Samsung begins mass production of its own 5G chips
Samsung has begun mass production for its 5G chips as it attempts to have an early impact in the shaping the next-generation network.
Korean telcos use Galaxy S10 pre-orders to compete for initial 5G subscribers
SK Telecom, KT, and LG Uplus are going all out to lure their first 5G subscribers with the pre-order of Samsung Galaxy S10 5G going on sale on Friday in South Korea.
Indiana Is The First State To Sue TikTok Over Child Safety Worries
To tech-savvy and/or historically informed readers, the widespread concern about TikTok in the U.S. might smack of earlier moral panics. As mental health nonprofit Take This reports, it’s a matter of record that social media, video and tabletop games, clothing choices, music genres, and virtually anything else enjoyed by the young have been excoriated by American elders on one moral basis or another.
At the same time, serious questions have been raised about the safety of TikTok as a platform. We’ve reported in the past about the successes and failures of TikTok’s content moderation, from its largely hands-off, algorithmic approach to managing content to the borderline unethical treatment experienced by the human moderators the platform does possess. Content capable of generating severe psychological trauma in adult professional content managers certainly shouldn’t be emerging in children’s feeds.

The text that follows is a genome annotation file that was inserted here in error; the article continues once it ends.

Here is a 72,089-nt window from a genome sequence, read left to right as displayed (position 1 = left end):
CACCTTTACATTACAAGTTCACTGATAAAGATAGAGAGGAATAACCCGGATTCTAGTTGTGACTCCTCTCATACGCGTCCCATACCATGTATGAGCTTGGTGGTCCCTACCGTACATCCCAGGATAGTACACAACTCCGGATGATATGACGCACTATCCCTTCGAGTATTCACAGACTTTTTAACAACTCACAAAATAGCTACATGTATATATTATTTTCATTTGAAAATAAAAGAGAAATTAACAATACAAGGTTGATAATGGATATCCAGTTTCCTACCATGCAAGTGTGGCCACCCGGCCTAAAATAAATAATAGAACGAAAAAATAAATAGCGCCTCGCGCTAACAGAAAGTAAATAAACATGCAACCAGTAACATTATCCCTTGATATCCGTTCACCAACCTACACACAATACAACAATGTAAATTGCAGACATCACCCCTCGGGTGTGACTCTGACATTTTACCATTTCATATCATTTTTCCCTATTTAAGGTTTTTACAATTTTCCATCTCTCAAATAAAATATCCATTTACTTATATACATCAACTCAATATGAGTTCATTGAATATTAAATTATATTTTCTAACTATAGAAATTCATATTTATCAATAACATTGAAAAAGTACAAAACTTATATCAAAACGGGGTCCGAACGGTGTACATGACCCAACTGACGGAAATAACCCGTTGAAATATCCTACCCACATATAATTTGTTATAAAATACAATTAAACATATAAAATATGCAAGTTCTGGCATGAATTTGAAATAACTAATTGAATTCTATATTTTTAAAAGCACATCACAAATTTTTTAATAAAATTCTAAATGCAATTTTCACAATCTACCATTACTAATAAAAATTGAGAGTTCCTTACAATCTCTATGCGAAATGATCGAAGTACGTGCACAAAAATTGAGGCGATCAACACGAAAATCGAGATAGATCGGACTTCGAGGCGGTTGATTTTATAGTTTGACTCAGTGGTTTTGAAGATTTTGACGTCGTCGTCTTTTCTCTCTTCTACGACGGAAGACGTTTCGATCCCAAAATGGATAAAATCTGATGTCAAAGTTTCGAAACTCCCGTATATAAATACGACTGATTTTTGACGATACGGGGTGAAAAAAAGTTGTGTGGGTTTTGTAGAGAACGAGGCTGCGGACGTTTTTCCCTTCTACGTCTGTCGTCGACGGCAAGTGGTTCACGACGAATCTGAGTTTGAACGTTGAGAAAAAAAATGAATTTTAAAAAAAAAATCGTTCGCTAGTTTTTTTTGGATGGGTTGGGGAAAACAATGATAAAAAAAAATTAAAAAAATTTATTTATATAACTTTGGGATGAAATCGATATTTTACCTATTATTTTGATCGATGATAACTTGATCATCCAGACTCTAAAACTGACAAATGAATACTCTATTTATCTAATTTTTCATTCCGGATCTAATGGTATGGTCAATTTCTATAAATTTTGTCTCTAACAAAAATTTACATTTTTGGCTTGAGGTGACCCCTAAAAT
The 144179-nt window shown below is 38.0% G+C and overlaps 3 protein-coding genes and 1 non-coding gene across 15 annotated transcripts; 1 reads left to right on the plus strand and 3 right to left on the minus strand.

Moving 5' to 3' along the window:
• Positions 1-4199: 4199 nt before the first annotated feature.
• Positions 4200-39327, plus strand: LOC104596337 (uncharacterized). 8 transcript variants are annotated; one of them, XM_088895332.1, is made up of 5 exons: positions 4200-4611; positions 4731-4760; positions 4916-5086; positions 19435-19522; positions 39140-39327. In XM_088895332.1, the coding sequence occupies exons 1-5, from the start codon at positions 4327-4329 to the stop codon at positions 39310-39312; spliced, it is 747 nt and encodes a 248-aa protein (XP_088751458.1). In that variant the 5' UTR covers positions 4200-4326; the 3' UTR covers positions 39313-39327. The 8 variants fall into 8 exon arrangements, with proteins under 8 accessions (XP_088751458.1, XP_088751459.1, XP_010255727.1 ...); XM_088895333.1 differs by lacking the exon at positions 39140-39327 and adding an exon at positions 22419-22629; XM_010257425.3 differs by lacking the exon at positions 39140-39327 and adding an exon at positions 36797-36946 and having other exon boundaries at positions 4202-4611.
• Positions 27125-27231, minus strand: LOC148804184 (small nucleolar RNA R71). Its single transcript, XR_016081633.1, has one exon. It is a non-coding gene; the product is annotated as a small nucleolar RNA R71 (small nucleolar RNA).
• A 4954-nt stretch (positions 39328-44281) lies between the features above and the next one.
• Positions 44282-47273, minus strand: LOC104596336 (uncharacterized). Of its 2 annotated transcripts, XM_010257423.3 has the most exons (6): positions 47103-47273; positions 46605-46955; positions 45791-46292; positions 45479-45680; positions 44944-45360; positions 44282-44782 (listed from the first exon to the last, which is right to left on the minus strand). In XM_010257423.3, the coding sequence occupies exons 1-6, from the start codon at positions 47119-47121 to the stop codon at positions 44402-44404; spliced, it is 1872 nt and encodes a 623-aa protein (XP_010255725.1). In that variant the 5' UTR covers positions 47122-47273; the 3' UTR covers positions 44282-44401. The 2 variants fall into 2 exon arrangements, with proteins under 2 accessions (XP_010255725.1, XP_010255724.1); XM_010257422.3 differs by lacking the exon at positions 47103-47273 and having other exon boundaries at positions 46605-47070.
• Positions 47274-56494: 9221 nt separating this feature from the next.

Moderation and data security are also inescapably entwined. Hands-off moderation doesn’t just threaten the possibility of traumatic content in users’ feeds; it allows for sharing media at least some users are likely to see as unethical if not illegal. Add that to the documented pressures that Chinese law puts on social media platforms and it starts to seem like the Indiana lawsuit, right or wrong, at least has some kind of grounding.
Still, TikTok has answered critics and survived plenty of tough talk from the previous presidential administration. Whether it can continue to do so will depend both on the commitment of the platform’s user base and its ability to adapt to the requirements of American law.
How Fast Is The Electric Harley-Davidson Motorcycle Really?
According to Livewire, the ONE has some impressive speed and acceleration numbers, going from 0-60 mph in just three seconds and topping out at 110 mph. Sure, 110 mph doesn’t seem awfully fast, but Harley-Davidson motorcycles were never known for being fast. According to testing by CycleWorld, the Livewire ONE lives up to its reputation, accelerating from 0-60 mph in 3.1 seconds — a fraction of a second slower than the marketed number.